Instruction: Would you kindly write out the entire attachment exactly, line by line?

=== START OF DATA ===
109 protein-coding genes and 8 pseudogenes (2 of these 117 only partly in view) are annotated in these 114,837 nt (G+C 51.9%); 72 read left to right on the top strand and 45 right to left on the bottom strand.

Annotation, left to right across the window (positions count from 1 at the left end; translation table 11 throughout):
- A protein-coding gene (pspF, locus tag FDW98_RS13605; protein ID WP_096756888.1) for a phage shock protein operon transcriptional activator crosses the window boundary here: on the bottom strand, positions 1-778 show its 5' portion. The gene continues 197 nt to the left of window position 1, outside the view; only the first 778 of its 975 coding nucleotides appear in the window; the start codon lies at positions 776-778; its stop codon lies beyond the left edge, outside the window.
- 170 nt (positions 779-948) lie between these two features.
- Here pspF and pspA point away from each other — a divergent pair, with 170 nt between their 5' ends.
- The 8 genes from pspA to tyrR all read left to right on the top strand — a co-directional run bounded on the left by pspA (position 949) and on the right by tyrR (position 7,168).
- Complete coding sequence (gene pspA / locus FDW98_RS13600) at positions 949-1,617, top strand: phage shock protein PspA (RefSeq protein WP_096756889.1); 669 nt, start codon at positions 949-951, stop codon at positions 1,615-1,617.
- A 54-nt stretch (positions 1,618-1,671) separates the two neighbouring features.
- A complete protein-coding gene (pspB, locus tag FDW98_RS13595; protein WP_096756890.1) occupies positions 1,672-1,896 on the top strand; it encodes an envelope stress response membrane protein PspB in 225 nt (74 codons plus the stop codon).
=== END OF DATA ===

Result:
109 protein-coding genes and 8 pseudogenes (2 of these 117 only partly in view) are annotated in these 114,837 nt (G+C 51.9%); 72 read left to right on the top strand and 45 right to left on the bottom strand.

Annotation, left to right across the window (positions count from 1 at the left end; translation table 11 throughout):
- A protein-coding gene (pspF, locus tag FDW98_RS13605; protein ID WP_096756888.1) for a phage shock protein operon transcriptional activator crosses the window boundary here: on the bottom strand, positions 1-778 show its 5' portion. The gene continues 197 nt to the left of window position 1, outside the view; only the first 778 of its 975 coding nucleotides appear in the window; the start codon lies at positions 776-778; its stop codon lies beyond the left edge, outside the window.
- 170 nt (positions 779-948) lie between these two features.
- Here pspF and pspA point away from each other — a divergent pair, with 170 nt between their 5' ends.
- The 8 genes from pspA to tyrR all read left to right on the top strand — a co-directional run bounded on the left by pspA (position 949) and on the right by tyrR (position 7,168).
- Complete coding sequence (gene pspA / locus FDW98_RS13600) at positions 949-1,617, top strand: phage shock protein PspA (RefSeq protein WP_096756889.1); 669 nt, start codon at positions 949-951, stop codon at positions 1,615-1,617.
- A 54-nt stretch (positions 1,618-1,671) separates the two neighbouring features.
- A complete protein-coding gene (pspB, locus tag FDW98_RS13595; protein WP_096756890.1) occupies positions 1,672-1,896 on the top strand; it encodes an envelope stress response membrane protein PspB in 225 nt (74 codons plus the stop codon).